“I kept saying to Denis that in Australia we have this idea that we hear about extremism in religion in the US and it feels unrelatable. I didn’t want the audience to dismiss Keller as a religious nut.”

As a parent himself, Jackman may not have needed to imagine too hard the horrors of child abduction, yet he pored over private videos of couples being interviewed by the police and watched footage of press conferences.

“I had a feeling of responsibility knowing [child abduction] is going on now,” he says. “This is real, happening now, and we need to pay homage to those people who went through it.

“It drives people crazy, particularly for Keller, who is trying to keep control in his life but loses the one thing that he cannot control. It drives him crazy.

“There’s one woman whose children went missing and two years later she was at an intersection and found herself on top of a car demanding the driver open the trunk. She had heard they took her child away in the trunk of a car and could not stop thinking about it. She realised she had gone crazy.”

An emotional set

Villeneuve maintained careful control of production to protect the actors and ensured things did not get too heavy in between takes. Nonetheless, performances like this take their toll.

“When you’re shooting there are very elemental emotions,” says Jackman. “Sometimes the camera would stop and you would still ‘be there’, but the thing about acting is it’s our job to access that elemental stuff, but most of the time I can say it felt cathartic.

“What was being required of me was something I have not been asked to do a lot – that rawness and openness.”

The same went for the rest of the fine ensemble. There is Gyllenhaal as Detective Loki, Dano and his on-screen aunt played by Melissa Leo, Maria Bello as Dover’s wife and Viola Davis and Terrence Howard as family friends whose daughter also goes missing.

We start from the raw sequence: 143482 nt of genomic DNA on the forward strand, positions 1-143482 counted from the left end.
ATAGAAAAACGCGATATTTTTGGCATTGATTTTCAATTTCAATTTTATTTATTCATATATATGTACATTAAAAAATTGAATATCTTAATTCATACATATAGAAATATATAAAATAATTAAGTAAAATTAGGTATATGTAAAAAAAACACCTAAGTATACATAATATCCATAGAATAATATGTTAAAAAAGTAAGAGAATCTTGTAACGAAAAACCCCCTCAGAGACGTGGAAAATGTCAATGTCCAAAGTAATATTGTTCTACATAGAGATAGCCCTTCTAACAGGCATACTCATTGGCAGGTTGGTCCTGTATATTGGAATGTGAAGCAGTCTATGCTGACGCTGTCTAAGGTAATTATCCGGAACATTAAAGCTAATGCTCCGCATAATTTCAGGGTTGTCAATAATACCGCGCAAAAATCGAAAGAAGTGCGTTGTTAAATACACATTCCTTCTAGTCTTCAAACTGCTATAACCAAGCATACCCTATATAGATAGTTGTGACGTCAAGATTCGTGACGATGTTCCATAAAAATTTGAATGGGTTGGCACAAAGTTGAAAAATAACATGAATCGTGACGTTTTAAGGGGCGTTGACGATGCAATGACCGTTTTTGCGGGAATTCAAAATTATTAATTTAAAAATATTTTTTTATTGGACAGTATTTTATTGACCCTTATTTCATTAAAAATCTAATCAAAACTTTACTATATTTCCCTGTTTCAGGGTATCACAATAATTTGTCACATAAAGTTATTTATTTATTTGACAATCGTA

The passage where Dover takes his friends to the makeshift cell where he has incarcerated Alex Jones – Dover’s wife, meanwhile, languishes in bed-ridden depression – is gripping.

“It’s a great portrait. Four people get pulled into [the nightmare]. The most powerful thing in the movie is when Terrence and Viola are sitting in the car and Viola says, ‘We’re not going to take part in this but we’re not going to stop it.’”

Indeed Jackman believes the scene resonates most profoundly in the post-9/11 era, where societies have watched as governments implement desperate policies in the hunt for perpetrators of atrocities.

Gyllenhaal’s Detective Loki goes toe-to-toe with Dover in an absorbing portrait of flawed men in parallel pursuit of resolution.

“We got on really well,” says Jackman of Gyllenhaal. “We both approach acting in a similar way. We like to talk, we like to rehearse and on the day we like to mix it up.  

“What Jake did with his character was extraordinary. That sense of history. The twitches, the tattoos. The humanity he brought to it with that sense of restraint of trying to be detached but this emotion brimming underneath. He broke my heart.”

Dover breaks hearts too. In the best performance of his career and one of the overall best performances of the season, Jackman shelved the showier aspects of his enviable talents to reveal a hitherto unseen depth and grittiness.

“He’s a fantastic actor,” says Villeneuve. “He was willing to show an ugly side of his character. He’s very charismatic, so that’s what was so ambitious about choosing Hugh Jackman because we were aware people would want to follow him but that would take them into a moral conflict that was quite dark.”